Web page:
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Since I announced (to the world and his Uncle) that I’m going to write my first two books by the time I hit 40 in ten months time, I’ve had some interesting responses.  Quite a few have been of the “you’re clearly quite mad” variety – and I’m not going to argue with that – but most have been along the lines of “Hey, I’d like to write a book too but I don’t know where to begin”.

I can’t claim to be an expert on the subject yet, since I’ve only just started myself, but I thought it might be helpful to share some ideas about what helped me get going.  In a word: planning.

So here’s my succinct guide to How To Plan Your First Book:

  • Step One – Have something to write about
  • Step Two – Define your writing goal(s)
  • Step Three – Make a writing plan

1) Have Something To Write About

This probably sounds ridiculously obvious, but it’s important.  I’ve known that I wanted to write a book for as long as I can remember, but it’s only fairly recently that I realised what the first two books inside me actually were.  I found them by beginning to write – for this and other blogs – and by just following my nose in terms of my interests.  When I got to the point where I realised I had something to say that might be of help to other people (i.e. an audience!) I realised I had the beginnings of a couple of books.  In a later post, I’ll cover how to create and organise content for your book – but for now, we’re going to look at the process of getting that book written.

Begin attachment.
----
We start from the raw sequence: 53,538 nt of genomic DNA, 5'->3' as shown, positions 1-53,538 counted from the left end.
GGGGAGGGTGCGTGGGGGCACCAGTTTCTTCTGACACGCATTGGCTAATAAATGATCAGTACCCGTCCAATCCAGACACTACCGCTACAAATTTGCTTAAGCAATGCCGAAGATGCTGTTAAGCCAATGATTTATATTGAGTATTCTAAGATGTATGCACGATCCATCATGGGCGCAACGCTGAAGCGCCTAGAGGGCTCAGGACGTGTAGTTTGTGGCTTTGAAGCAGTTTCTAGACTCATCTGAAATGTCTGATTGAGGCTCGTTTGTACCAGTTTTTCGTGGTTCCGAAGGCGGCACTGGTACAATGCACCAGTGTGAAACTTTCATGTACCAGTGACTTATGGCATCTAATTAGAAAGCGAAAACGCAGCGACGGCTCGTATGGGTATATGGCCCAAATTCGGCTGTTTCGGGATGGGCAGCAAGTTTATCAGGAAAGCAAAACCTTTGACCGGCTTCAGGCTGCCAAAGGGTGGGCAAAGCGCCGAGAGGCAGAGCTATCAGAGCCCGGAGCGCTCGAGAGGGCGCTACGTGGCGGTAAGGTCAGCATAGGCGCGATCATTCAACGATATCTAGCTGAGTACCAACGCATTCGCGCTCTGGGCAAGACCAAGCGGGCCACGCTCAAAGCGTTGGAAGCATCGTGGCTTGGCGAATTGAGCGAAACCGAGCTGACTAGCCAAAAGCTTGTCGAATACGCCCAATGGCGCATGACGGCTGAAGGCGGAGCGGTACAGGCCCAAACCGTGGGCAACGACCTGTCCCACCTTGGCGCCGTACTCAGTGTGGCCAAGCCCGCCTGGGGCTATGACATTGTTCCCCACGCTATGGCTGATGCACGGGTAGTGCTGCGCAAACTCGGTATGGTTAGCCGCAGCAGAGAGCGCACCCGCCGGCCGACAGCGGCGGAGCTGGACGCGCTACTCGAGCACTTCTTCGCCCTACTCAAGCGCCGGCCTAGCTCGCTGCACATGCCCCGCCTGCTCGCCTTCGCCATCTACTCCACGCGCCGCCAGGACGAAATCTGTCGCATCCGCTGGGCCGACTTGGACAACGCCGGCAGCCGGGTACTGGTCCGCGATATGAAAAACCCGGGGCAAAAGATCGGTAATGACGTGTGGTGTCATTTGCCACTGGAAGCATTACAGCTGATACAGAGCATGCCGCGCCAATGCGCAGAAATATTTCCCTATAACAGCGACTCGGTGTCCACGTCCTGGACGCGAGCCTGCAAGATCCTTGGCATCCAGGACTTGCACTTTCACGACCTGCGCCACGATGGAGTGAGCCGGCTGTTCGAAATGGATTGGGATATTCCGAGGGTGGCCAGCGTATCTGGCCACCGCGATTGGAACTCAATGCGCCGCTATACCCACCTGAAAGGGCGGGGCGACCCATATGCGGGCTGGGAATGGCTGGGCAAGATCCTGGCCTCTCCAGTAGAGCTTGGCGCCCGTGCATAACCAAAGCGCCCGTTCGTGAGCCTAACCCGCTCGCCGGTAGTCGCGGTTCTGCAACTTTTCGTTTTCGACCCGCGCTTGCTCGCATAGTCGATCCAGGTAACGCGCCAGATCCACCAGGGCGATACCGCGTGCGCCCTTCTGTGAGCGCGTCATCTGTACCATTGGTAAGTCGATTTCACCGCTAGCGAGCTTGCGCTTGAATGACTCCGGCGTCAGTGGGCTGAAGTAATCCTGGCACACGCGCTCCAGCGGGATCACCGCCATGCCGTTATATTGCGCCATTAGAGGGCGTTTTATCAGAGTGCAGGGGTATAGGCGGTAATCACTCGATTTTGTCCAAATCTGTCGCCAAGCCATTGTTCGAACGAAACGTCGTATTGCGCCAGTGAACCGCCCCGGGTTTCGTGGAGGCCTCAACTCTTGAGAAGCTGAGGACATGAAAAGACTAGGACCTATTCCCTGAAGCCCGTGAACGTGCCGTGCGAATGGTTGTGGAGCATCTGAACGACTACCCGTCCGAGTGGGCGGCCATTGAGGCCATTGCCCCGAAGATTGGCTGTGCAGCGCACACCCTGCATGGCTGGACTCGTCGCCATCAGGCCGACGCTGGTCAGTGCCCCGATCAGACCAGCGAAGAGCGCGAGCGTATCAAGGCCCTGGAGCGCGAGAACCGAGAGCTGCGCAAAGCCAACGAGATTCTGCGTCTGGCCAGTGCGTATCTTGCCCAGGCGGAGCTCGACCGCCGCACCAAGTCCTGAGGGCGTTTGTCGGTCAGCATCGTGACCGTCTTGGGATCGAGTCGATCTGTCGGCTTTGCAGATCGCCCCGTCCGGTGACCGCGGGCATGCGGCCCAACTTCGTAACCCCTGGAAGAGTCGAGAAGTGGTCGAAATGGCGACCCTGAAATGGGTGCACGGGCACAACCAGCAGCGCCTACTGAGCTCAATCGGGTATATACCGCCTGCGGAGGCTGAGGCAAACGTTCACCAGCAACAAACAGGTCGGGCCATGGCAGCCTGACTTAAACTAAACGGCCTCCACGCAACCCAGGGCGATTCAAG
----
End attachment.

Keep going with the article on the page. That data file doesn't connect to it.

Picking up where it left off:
2) Define Your Writing Goal(s)

It’s fine to think “I want to be a writer” or “I want to write a book one day”, if it helps you actually start the process of writing.  But if you want to get to the point of having a finished publication to hold in your hands, you have to create some kind of concrete goal.  My current goal is to write and indie-publish two books by the time I’m 40 years old.  It’s fine to start small, though.  My first writing/publishing goal was to create a free e-booklet for my coaching blog back in 2009, which I did (it was rather dramatically called “How To Find Your Purpose In Life”).  Since then, I’ve created two more e-booklets which you can get by signing up for my newsletter.  Having done that, I knew I could create something bigger.  However, I also knew that I needed to chart at course to the final result…

3) Make A Writing Plan

PlanPic

This is possibly the hardest, but the most important, of the three steps.  Without a viable plan taking you from idea to publication, you run the risk of keeping your book locked away inside you forever.  In the picture above, you can see the plan I created which is going to help me reach my goal of having two books by June 2013.  You can also download a pdf copy of it here, so you can read it in more detail (forgive the short-hand, not all of which will make sense).  I actually made a three-year plan, which technically includes the goal of writing six – yes, six – books.  Four non-fiction, one collection of stories and poems, and one novel.

How to plan your first book…

  • Firstly, write down your goal or goals as clearly as you can: “I will write and publish my book/novel/poems/play by (insert date)”.  Make it realistic – there’s no point saying you’ll write and publish a book in two weeks if you know you can’t.  Make the goal realistic, but challenging enough that you’ll feel suitably driven.
  • Next, brainstorm all the different stages and actions you know you’re going to have to include in the process. For example, you might write down “complete first draft”; “write second draft”; “get feedback from friends and beta-readers on first draft”; “send second draft to professional editor”; “create author platform online using a blog and Facebook”.